May is Gifts from the Garden Month. People all around the world will be celebrating with flower festivals featuring the many beautiful blooms of spring.
Flower gardens provide us with a literal feast for the senses with their vibrant colors, and soft, sweet-smelling aromas. The sounds of birds chirping and bees buzzing that often accompany flower gardens signal the start of a fresh, new season.
Too busy to stop and the smell rhododendrons? No problem. Let Day-Timer help you celebrate this month with our Garden Path Collection featuring dated pages and accessories which allow you to plan your day while you enjoy a daily bouquet that will soothe your senses and brighten your spirit by bringing you back to the English gardens of yesteryear with it’s inspiring floral imagery.
I’ll leave you with arguably, one of the most revered garden poems ever written in the English language, The Garden, by Andrew Marvell. Take it easy this month and keep in mind that learning about and enjoying nature will stimulate your imagination, intellect, and may even help you keep your sense of humor intact and ready for whatever change may come during the many seasons of your life.
By Andrew Marvell
How vainly men themselves amaze
To win the palm, the oak, or bays,
And their incessant labours see
Crowned from some single herb or tree,
Whose short and narrow-verged shade
Does prudently their toils upbraid;
While all the flowers and trees do close
To weave the garlands of repose!
Fair Quiet, have I found thee here,
And Innocence thy sister dear?
Mistaken long, I sought you then
In busy companies of men.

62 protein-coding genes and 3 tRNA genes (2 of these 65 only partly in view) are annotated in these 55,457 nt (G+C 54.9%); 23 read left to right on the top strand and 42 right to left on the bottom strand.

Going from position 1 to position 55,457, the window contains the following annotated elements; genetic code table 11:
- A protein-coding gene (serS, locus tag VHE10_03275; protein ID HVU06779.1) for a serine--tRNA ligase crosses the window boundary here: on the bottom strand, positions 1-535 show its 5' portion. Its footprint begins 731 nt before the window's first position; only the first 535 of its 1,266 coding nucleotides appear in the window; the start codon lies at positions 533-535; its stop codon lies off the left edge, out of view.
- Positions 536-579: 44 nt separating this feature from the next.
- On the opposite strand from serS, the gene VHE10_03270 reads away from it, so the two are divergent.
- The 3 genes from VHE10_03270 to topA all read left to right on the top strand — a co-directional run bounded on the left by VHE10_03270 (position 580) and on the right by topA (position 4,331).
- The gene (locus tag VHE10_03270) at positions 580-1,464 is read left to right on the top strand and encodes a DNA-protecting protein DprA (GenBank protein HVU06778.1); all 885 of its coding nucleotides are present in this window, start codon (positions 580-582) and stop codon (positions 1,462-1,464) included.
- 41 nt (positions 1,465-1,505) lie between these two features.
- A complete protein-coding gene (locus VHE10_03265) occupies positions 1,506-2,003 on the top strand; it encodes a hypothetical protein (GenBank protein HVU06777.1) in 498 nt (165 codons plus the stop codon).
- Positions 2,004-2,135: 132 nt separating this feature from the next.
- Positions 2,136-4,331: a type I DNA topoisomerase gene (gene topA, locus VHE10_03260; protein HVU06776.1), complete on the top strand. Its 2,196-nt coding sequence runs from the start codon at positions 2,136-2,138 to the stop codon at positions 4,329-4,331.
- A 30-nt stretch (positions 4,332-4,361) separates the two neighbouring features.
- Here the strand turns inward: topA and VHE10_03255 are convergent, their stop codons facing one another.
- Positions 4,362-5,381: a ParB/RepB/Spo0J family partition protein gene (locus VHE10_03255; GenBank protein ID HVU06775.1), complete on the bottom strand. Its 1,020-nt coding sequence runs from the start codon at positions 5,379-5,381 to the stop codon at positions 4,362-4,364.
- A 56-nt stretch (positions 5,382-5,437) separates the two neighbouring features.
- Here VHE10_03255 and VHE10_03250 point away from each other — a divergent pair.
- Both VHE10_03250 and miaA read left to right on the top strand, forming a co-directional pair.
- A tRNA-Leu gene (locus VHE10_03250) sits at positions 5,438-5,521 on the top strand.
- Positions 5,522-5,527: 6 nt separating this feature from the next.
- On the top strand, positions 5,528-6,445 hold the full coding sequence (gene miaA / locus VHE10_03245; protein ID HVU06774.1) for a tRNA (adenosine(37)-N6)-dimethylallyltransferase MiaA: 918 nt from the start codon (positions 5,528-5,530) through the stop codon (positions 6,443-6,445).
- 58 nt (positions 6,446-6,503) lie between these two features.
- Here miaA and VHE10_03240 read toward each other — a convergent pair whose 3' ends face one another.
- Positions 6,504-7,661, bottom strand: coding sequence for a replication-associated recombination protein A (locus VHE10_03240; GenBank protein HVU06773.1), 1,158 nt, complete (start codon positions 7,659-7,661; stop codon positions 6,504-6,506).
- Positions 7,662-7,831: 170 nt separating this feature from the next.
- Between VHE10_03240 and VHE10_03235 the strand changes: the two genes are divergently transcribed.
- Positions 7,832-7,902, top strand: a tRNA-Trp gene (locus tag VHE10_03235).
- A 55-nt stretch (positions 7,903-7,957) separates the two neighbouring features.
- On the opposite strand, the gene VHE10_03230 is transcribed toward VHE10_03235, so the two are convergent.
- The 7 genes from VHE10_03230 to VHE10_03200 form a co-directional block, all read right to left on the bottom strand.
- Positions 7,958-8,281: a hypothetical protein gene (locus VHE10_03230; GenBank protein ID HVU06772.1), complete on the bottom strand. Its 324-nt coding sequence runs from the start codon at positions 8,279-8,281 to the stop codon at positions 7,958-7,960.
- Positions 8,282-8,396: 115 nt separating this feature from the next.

Your sacred plants, if here below,
Only among the plants will grow.
Society is all but rude
To this delicious solitude:
No white nor red was ever seen
So am’rous as this lovely green.
Fond lovers, cruel as their flame,
Cut in these trees their mistress’ name.
Little, alas, they know or heed
How far these beauties hers exceed!
Fair trees! where s’e’er your barks I wound,
No name shall but your own be found.
When we have run our passion’s heat
Love hither makes his best retreat.
The gods, that mortal beauty chase,
Still in a tree did end their race:
Apollo hunted Daphne so,
Only that she might laurel grow;
And Pan did after Syrinx speed,
Not as a nymph, but for a reed.
What wondrous life is this I lead!
Ripe apples drop about my head;
The luscious clusters of the vine
Upon my mouth do crush their wine;
The nectarine, and curious peach,
Into my hands themselves do reach;
Stumbling on melons, as I pass,
Ensnared with flow’rs, I fall on grass.
Meanwhile the mind, from pleasure less,
Withdraws into its happiness –
The mind, that ocean where each kind
Does straight its own resemblance find;
Yet it creates, transcending these,
Far other worlds, and other seas;
Annihilating all that’s made
To a green thought in a green shade.
Here at the fountain’s sliding foot,
Or at some fruit-tree’s mossy root,
Casting the body’s vest aside,
My soul into the boughs does glide:
There like a bird it sits and sings,
Then whets and combs its silver wings,
And, till prepared for longer flight,
Waves in its plumes the various light.
Such was that happy garden-state,
While man there walked without a mate:
After a place so pure and sweet,
What other help could yet be meet!
But ’twas beyond a mortal’s share
To wander solitary there:
Two paradises ’twere in one
To live in Paradise alone.
How well the skilful gardener drew
Of flow’rs and herbs this dial new;
Where from above the milder sun
Does through a fragrant zodiac run;
And, as it works, th’ industrious bee
Computes its time as well as we.
How could such sweet and wholesome hours
Be reckoned but with herbs and flow’rs!